It’s hard to blame NOAA. Predicting the magnetic inclination of a cloud of solar plasma at a distance is fraught with uncertainty. We get a little help from the Advanced Composition Explorer (ACE) which orbits at the L1 libration point, one of five places near Earth where the sun’s and Earth’s gravity are in balance, allowing a satellite placed there to remain relatively stationary. ACE pivots about some 932,000 miles (1.5 million km) from Earth and 92 million miles (148.5 million km) from the sun.
The probe detects the direction, strength and magnetic field particulars of incoming blasts of particles from the sun and provides advance warning of about one hour of dangerous storms. Storms that affect power grids, satellites and of course paint the sky in northern lights. It also measures the magnetic properties of the cloud and relays that data in real time for us to see in the ACE plots.
Yesterday’s big puff of electrons and protons came packaged in a magnetic field that linked into Earth’s - at first. But later in the evening, the cloud’s magnetic field changed from south to north and was effectively cut off from connecting with our planet’s magnetic bubble. Earth gave it the cold shoulder, and you and I lost some sleep.
After tonight, calmer conditions are expected for a couple days. After that, it’s anyone’s guess. I’ll be watching tonight and report back.
You’ve seen it looming in the background of so many photo for more than two years. Finally, we’re there. NASA’s Curiosity rover rolled up to Mount Sharp in Gale Crater. With a peak 2.7 miles (4.4 km) high, Mt. Sharp stands more than a half mile higher than Mt. Ranier in Washington.
The mountain is built of layer upon layer of stratified rocks deposited by water and wind after the massive impact that excavated Gale Crater more than 3 billion years ago. From orbit, scientists have detected clays in some of the layers, an indication that water flowed here in the past.
As Curiosity begins its trek up the mountain’s slope, it will first trundle across the Pahrump Hills, a region of layered rocks that’s part of the Murray Formation. At some point within this broad expanse of soft rock, the rover will drill a sample and analyze it before continuing upslope. Several miles later, it will encounter a ridge of hematite-bearing rocks. Hematite is a gray version of iron oxide (rust) that precipitates in hot springs or in pools of standing water.
An intriguing layer of clay-bearing rocks that lies further upslope and offers the best opportunity of finding organic, carbon-containing minerals. A region containing sulfates, found earlier by Curiosity in the form of gypsum (calcium sulfate) extends beyond the clay layer higher yet. Gypsum is the same material used to make drywall back on Earth.
Scientists hope to study the transition between the two. Sulfates point to a time when the ancient, more watery Mars evolved from a wet, fresh-water climate to a drier one with acidic waters that favored the formation of sulfates instead of clays.
We all hope Curiosity’s wheels, poked and torn by sharp rocks, will be up for the long journey ahead.
“In late 2013, the rover team realized a region of Martian terrain littered with sharp, embedded rocks was poking holes in four of the rover’s six wheels. This damage accelerated the rate of wear and tear beyond that for which the rover team had planned. The team altered the rover’s route to a milder terrain, bringing the rover farther south, toward the base of Mount Sharp”, according to NASA.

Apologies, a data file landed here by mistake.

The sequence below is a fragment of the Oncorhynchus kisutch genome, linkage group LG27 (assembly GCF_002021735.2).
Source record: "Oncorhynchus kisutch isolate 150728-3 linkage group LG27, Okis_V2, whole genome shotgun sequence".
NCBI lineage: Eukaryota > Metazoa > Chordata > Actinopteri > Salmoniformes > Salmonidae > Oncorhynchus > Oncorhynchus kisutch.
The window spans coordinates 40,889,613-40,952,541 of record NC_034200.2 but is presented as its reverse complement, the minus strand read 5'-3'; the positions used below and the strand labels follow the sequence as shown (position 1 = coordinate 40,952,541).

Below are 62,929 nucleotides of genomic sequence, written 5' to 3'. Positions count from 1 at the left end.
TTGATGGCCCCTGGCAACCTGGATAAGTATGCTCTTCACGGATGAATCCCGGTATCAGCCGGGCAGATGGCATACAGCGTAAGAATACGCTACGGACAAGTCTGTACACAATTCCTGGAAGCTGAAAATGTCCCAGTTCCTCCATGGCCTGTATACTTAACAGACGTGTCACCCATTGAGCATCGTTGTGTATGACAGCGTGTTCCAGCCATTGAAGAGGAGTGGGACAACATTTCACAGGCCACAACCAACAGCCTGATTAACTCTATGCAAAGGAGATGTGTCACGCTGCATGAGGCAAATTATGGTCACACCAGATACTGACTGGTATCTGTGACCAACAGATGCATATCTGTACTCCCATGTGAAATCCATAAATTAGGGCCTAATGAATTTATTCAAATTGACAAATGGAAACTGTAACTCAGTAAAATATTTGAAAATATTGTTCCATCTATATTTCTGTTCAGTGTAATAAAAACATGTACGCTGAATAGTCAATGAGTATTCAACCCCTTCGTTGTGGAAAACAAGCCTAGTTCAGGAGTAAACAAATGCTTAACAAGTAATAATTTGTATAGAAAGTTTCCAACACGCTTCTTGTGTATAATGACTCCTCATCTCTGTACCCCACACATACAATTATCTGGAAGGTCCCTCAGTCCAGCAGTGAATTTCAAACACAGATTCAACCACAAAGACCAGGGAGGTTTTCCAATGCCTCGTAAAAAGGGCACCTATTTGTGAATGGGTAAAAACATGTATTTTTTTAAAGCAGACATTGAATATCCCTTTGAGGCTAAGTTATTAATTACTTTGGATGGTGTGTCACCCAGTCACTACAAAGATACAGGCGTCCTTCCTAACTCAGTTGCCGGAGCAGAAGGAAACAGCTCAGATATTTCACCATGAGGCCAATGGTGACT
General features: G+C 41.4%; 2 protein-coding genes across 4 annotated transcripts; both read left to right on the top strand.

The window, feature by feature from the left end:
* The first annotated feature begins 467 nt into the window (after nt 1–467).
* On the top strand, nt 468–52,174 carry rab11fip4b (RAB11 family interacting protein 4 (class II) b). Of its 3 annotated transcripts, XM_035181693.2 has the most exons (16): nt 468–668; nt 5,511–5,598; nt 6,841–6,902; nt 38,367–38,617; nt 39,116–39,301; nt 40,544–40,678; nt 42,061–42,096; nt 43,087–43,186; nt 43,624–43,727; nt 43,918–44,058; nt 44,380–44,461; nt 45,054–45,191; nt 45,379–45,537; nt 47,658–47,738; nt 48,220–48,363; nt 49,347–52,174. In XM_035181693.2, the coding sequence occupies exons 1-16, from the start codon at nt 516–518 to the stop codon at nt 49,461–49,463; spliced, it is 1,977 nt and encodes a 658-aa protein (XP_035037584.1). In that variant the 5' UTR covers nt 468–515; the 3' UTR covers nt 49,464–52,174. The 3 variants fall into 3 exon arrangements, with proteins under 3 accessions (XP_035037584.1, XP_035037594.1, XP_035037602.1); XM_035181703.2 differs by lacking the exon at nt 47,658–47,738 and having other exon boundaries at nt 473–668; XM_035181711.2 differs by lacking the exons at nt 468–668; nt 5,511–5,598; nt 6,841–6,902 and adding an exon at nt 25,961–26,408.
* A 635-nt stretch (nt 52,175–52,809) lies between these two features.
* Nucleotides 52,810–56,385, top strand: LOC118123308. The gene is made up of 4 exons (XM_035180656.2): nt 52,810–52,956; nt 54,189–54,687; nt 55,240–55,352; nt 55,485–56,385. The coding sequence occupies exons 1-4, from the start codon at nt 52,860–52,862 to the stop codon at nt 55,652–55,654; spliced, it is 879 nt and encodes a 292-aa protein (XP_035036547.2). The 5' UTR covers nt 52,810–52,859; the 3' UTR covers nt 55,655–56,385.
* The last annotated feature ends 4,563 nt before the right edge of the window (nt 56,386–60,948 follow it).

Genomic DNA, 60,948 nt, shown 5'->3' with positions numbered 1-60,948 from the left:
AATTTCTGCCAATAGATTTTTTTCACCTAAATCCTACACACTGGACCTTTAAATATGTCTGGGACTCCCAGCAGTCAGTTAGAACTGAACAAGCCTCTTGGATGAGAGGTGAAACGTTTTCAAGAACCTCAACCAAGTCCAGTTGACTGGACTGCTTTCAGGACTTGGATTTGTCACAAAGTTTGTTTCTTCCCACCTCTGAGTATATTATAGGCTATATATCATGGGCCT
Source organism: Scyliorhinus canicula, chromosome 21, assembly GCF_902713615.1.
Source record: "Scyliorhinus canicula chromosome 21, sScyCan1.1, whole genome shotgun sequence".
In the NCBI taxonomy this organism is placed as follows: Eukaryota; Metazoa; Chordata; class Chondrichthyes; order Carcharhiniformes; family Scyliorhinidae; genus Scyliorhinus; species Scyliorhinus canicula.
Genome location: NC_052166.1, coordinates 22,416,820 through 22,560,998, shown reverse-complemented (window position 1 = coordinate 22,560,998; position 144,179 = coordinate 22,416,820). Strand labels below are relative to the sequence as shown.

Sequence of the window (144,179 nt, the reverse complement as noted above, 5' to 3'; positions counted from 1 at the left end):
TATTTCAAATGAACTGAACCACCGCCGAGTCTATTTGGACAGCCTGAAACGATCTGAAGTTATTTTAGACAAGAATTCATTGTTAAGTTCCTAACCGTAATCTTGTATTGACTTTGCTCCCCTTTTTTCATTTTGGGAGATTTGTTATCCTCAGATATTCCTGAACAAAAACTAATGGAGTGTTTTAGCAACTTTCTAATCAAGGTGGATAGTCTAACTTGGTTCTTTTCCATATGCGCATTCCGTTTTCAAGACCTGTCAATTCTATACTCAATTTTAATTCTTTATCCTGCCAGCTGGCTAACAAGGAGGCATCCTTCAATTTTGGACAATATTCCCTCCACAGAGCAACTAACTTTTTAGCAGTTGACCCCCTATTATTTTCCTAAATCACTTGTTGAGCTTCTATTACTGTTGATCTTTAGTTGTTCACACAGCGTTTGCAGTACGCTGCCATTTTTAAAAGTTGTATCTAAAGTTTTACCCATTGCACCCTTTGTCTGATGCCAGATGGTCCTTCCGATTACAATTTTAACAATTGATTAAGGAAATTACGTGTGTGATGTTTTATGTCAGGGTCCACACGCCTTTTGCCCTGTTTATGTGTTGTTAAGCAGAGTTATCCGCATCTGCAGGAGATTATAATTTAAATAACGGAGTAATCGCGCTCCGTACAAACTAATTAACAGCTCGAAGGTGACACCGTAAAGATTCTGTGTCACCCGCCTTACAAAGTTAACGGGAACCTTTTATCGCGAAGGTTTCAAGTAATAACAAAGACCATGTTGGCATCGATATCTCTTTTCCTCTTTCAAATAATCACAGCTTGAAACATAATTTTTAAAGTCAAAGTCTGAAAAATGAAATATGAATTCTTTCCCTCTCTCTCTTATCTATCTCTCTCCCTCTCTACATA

Curiosity has already fulfilled its initial goal of determining whether Mars ever offered an environment suitable for the formation and development of early life. Clay-bearing rocks in the Yellowknife Bay site revealed an ancient lakebed that once lapped with fresh water and contained the key elemental ingredients for life - sulfur, nitrogen, hydrogen, oxygen, phosphorus and carbon – as well as a sulfate energy source potential life could use to thrive.
(Scroll down for the latest update)
Just came in from a check on the northern lights and they’re out. Just a quiet start, but I can see a classic green arc low in the northern sky. Once my eyes were dark adapted, faint rays streaked the sky above the arc. No doubt they would have stood out more boldly were it not for the rising gibbous moon off to the east. Stay tuned for more updates during the night.
Here are some links for you to check out to help you plan through the night:
* Ovation oval – shows the approximate extent of the auroral oval that looks like a cap centered on Earth’s geomagnetic pole. During storms, the oval extends south into the northern U.S. and farther.
* Kp index – indicator of magnetic activity high overhead and updated every three hours. A Kp index of “5″ means the onset of a minor storm; a Kp of “6″, a moderate storm.
* Advanced Composition Explorer (ACE) satellite plots - The magnetic field direction of the arriving wind from the sun. The topmost graph, plotting Bz, is your friend. When it drops into the negative zone that’s good! A prolonged stay at -10 or lower increases the chance of seeing the aurora.
* UPDATE 8:15 a.m. Saturday Sept. 13: Well, well, well. Yes, the effects of the solar blast did arrive and we did experience a G3 storm, only the best part happened before nightfall had settled over the U.S. and southern Canada. The peak was also fairly brief. All those arriving protons and electrons connected for a time with Earth’s magnetic field but then disconnected, leaving us with a weak storm for much of the rest of the night. More activity is expected tonight but the forecast calls for a lesser G1 geomagnetic storm.